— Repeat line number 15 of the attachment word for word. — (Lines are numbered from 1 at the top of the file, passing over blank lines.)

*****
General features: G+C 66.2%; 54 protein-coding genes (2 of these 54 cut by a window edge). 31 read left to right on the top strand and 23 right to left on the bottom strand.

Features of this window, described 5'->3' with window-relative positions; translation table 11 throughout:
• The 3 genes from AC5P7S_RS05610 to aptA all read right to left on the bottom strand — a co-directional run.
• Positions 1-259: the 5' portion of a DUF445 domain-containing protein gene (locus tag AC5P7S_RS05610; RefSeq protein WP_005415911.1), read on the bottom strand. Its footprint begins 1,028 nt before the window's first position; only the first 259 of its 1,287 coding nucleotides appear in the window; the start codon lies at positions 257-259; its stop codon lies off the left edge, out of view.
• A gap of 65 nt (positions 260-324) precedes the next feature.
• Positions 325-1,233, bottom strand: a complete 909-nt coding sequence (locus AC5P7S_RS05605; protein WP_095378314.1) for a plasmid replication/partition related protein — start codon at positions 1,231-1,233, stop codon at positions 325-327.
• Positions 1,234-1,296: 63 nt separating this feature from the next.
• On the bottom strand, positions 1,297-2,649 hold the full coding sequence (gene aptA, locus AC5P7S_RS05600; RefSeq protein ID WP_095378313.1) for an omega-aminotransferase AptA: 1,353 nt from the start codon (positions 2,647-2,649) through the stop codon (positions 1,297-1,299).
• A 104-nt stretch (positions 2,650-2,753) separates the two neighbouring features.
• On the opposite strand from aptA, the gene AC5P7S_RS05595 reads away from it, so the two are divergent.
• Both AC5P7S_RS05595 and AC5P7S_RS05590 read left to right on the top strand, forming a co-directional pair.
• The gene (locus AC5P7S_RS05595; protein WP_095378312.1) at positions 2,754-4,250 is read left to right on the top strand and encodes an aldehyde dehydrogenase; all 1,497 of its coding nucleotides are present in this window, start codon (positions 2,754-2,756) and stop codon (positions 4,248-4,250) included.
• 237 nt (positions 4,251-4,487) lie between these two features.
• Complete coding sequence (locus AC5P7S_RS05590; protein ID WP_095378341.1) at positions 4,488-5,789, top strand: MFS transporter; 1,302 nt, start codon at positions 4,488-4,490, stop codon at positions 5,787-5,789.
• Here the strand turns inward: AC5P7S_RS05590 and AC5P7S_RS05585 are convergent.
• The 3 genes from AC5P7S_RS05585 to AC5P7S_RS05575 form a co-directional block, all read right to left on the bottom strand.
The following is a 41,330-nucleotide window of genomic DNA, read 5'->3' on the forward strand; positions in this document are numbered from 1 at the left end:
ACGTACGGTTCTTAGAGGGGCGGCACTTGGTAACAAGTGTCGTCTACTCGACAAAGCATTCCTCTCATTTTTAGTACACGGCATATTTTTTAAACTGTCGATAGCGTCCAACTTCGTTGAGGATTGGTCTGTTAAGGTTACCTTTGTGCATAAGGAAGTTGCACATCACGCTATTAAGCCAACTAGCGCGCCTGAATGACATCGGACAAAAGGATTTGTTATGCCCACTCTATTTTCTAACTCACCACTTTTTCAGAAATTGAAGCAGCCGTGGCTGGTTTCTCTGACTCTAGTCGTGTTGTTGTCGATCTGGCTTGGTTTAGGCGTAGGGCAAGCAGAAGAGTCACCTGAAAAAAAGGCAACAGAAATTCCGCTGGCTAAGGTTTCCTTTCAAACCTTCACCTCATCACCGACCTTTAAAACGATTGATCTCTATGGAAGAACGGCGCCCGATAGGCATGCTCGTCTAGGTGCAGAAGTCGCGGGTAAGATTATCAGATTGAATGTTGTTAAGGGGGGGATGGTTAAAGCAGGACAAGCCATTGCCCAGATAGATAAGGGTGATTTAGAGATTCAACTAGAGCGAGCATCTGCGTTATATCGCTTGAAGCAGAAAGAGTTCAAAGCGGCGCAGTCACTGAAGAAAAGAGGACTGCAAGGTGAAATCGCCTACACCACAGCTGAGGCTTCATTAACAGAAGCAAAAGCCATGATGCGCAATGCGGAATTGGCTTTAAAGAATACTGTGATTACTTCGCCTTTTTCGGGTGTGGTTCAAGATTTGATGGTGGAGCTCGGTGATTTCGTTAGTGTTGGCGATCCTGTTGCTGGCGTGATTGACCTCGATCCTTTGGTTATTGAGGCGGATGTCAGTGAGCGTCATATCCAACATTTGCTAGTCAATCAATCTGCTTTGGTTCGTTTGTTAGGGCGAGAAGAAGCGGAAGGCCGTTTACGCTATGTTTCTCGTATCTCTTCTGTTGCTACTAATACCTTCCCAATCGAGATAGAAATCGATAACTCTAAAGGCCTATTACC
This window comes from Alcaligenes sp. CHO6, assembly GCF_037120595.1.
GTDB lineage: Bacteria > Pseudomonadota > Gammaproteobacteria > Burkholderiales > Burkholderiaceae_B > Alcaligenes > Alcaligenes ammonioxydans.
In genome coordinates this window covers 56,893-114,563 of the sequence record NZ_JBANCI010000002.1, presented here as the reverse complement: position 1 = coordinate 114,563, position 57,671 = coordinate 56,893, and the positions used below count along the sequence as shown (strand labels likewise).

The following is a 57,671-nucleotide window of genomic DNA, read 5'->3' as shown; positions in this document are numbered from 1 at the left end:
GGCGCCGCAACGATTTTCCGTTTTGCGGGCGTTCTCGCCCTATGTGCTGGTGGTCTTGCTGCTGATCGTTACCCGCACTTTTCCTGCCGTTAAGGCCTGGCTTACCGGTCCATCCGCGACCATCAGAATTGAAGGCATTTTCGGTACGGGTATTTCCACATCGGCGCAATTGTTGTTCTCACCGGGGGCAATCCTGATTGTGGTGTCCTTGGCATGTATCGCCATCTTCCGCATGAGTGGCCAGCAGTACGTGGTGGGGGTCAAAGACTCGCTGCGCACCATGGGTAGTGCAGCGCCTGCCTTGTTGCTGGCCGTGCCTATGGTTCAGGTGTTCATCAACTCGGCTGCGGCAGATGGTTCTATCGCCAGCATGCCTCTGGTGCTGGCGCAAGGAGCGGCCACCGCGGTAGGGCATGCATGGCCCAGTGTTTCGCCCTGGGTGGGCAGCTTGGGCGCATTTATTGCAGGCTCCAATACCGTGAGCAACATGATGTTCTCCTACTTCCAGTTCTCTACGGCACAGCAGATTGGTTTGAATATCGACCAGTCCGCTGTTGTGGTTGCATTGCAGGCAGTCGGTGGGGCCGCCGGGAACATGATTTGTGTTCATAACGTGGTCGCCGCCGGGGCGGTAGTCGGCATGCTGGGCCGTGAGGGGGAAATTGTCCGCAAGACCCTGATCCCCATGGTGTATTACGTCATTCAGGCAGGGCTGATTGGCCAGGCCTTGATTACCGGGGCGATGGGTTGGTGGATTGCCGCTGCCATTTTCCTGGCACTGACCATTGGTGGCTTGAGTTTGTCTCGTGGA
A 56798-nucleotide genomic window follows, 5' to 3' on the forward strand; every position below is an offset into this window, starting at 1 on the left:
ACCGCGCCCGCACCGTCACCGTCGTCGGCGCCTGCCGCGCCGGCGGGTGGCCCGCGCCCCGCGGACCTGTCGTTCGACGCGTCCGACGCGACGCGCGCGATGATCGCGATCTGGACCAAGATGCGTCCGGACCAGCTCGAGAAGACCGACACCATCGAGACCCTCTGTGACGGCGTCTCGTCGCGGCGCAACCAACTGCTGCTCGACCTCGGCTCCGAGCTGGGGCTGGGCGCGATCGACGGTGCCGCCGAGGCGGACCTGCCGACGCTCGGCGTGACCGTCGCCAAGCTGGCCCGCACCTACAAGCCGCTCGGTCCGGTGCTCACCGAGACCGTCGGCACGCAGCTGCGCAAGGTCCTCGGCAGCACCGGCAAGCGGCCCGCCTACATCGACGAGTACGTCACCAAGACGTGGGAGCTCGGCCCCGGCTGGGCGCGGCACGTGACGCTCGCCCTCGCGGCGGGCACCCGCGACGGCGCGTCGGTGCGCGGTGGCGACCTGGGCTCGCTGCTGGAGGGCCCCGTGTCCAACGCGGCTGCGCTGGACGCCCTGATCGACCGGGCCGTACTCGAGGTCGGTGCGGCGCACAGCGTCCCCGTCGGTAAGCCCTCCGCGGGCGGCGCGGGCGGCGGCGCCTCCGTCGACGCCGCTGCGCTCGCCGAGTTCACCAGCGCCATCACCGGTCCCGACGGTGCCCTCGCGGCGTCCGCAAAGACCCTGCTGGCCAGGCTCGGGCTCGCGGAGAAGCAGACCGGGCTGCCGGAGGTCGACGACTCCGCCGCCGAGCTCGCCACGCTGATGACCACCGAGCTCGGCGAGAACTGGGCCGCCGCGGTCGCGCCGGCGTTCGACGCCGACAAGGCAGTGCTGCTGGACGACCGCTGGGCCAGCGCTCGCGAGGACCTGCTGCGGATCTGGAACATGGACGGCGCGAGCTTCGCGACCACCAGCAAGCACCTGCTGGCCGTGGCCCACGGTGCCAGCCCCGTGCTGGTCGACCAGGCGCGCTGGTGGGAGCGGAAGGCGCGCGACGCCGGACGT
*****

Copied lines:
• Here the strand turns inward: AC5P7S_RS05590 and AC5P7S_RS05585 are convergent.